10. Fuller RS, Kornberg A (1983) Purfied dnaA protein in initiation of DNA replication of the origin of Escherichia coli chromosome. Proc Natl Acad Sci USA 80:5817–5821Google Scholar
  11. Fuller RS, Funnell BE, Kornberg A (1984) The dnaA complex with the E. coli chromosomal replication origin (oriC) and other DNA sites. Cell 38:889–900Google Scholar
  12. Hansen FG, von Meyenburg K (1979) Characterization of the dnaA, gyrB and other genes in the dnaA region of the Escherichia coli chromosome on specialized transducing phages λtna. Mol Gen Genet 175:135–144Google Scholar
  13. Løbner-Olesen A, Skarstad K, Hansen FG, von Myenburg K, Boye E (1989) The DnaA protein determines the initiation mass of Escherichia coli K-12. Cell, in pressGoogle Scholar
  14. von Meyenburg K, Hansen FG (1987) Regulation of chromosome replication. In: Neidhart FG, Ingraham JL, Low KB, Magasanik B, Schaechter M, Umbarger HE (eds) Escherichia coli and Salmonella typhimurium: Cellular and molecular biology. Am Soc Microbiol. Washington DC, pp 1555–1577Google Scholar
  15. von Meyenburg K, Boye E, Skarstad K, Koppes L, Kogoma T (1987) Mode of initiation of constitutive stable DNA replication in RNaseH-deficient mutants of Escherichia coli K-12. J Bacteriol 169:2650–2658Google Scholar
  16. Pierucci O, Helmstetter CE, Rickert M, Weinberger M, Leonard AC (1987) Overexpression of the dnaA gene in Escherichia coli B/r: Chromosome and minichromosome replication in the presence of rifampicin. J Bacteriol 169:1871–1877Google Scholar
  17. Pritchard RH, Barth PT, Collins J (1969) Control of DNA synthesis in bacteria. Symp Soc Gen Microbiol 19:263–297Google Scholar
  18. Skarstad K, Boye E (1988) Perturbed chromosomal replication in recA mutants of Escherichia coli. J Bacteriol 170:2549–2554Google Scholar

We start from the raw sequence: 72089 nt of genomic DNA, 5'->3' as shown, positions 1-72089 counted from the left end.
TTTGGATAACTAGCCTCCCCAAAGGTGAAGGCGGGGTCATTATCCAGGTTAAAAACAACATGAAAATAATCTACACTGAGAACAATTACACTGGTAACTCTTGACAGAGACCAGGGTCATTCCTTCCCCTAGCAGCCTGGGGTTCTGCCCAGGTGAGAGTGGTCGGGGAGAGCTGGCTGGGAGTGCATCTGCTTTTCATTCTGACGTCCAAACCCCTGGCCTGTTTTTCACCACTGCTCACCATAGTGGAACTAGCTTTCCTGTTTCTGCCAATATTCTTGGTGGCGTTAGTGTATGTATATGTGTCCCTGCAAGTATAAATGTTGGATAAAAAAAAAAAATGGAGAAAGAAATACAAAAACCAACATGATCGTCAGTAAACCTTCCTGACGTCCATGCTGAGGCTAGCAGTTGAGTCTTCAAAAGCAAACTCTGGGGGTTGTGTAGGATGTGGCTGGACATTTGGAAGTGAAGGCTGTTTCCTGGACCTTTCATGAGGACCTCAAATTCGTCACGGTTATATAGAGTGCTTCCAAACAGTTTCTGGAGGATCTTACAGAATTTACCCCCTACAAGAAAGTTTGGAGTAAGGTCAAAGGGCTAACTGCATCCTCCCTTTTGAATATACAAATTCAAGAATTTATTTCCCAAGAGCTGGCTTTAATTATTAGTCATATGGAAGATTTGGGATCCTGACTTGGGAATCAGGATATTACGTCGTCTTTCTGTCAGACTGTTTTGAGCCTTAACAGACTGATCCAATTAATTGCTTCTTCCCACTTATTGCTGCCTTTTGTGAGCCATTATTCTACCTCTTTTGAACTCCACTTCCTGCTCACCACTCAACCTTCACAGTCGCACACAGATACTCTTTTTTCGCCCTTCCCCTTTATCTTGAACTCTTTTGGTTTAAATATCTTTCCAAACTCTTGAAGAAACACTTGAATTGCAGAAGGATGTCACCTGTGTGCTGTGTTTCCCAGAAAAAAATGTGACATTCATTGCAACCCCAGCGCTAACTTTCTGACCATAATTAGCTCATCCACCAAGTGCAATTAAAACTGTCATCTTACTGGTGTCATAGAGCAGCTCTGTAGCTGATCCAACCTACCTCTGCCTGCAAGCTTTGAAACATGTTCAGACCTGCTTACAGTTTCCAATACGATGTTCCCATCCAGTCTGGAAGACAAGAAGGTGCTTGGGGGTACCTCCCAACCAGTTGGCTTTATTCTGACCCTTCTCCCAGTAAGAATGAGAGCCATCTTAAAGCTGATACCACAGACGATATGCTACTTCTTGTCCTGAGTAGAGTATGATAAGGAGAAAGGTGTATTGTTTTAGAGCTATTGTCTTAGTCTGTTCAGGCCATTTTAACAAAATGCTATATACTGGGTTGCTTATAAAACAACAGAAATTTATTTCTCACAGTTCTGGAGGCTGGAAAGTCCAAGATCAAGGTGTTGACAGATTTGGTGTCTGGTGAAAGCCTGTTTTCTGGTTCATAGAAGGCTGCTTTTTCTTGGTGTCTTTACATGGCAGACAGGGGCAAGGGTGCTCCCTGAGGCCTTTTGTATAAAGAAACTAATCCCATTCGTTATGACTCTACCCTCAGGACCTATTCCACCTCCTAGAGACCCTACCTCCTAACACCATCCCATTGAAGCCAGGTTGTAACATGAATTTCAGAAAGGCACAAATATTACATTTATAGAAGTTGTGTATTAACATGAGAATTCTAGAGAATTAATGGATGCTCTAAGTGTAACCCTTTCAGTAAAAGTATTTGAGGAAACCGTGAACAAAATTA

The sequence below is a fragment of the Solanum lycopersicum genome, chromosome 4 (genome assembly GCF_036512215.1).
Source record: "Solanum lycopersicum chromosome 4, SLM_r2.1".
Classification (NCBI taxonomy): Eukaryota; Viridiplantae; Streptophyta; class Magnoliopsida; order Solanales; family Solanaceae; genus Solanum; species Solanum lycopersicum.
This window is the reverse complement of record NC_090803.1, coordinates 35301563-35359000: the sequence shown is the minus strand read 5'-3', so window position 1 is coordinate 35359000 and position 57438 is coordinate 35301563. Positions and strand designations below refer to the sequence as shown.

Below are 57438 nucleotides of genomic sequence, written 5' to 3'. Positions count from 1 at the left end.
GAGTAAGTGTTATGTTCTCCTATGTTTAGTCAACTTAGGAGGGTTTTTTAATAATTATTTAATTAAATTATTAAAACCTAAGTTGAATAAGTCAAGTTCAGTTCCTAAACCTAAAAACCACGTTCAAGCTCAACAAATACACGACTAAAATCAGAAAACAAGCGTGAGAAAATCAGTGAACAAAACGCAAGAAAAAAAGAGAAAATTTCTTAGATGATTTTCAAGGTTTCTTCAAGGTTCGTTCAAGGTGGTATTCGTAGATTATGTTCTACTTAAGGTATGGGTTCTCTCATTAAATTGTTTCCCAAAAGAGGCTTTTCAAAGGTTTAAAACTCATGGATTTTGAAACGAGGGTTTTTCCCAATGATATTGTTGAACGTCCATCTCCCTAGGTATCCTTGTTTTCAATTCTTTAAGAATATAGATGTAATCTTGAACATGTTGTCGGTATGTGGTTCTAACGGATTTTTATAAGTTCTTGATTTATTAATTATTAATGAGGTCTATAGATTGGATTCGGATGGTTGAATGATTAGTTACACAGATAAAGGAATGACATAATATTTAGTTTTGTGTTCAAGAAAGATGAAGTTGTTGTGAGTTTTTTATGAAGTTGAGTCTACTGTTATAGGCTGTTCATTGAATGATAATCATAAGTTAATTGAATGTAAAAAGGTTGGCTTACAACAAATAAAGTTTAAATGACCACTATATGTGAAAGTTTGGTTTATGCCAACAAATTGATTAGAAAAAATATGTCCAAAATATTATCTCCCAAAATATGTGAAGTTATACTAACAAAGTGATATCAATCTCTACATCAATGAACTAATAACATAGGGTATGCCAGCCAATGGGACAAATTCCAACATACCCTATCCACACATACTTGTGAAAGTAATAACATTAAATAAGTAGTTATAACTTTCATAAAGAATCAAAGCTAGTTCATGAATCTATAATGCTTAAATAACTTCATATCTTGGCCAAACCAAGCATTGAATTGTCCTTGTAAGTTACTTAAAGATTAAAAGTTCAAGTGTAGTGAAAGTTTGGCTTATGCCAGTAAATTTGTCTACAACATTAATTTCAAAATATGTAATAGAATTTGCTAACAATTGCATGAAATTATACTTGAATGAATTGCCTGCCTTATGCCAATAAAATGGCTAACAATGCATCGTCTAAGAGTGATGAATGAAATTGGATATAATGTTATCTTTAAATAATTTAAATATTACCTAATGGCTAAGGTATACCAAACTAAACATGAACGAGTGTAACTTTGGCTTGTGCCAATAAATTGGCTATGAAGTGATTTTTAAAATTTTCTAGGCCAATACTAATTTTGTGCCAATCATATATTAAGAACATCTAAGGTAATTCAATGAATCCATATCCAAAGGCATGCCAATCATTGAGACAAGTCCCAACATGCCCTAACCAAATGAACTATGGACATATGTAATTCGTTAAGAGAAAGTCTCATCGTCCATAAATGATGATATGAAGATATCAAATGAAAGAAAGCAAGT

19. Skarstad K, Steen HB, Boye E (1983) Cell cycle parameters of slowly growing Escherichia coli B/r studied by flow cytometry. J Bacteriol 154:656–662Google Scholar
  20. Skarstad K, Boye E, Steen HB (1986) Timing of initiation of chromosome replication in individual Escherichia coli cells. EMBO J 5:1711–1717Google Scholar
  21. Skarstad K, von Meyenburg K, Hansen FG, Boye E (1988) Coordination of chromosome replication initiation in Escherichia coli: Effects of different dnaA alleles. J Bacteriol 170:852–858Google Scholar
  22. Sompayrac L, Maaløe O (1973) Autorepressor model for control of DNA replication. Nature New Biol 241:133–135Google Scholar
  23. Steen HB, Lindmo T (1979) Flow cytometry: a high resolution instrument for everyone. Science 204:403–404Google Scholar
  24. Xu Y-C, Bremer H (1988) Chromosome replication in Escherichia coli induced by oversupply of DnaA. Mol Gen Genet 211:138–142Google Scholar

Copyright information

© Springer-Verlag 1989

Authors and Affiliations

  • Kirsten Skarstad
    • 1
  • Anders Løbner-Olesen
    • 1
    • 2
  • Tove Atlung
    • 2
  • Kaspar von Meyenburg
    • 2
  • Erik Boye
    • 1
  1. 1.Department of Biophysics, Institute of Cancer ResearchThe Norwegian Radium HospitalOslo 3Norway
  2. 2.Department of MicrobiologyThe Technical University of DenmarkLyngbyDenmark
  3. 3.Department of BiochemistryStanford University School of MedicineStanfordUSA
  4. 4.Ciba-Geigy AGBaselSwitzerland

Personalised recommendations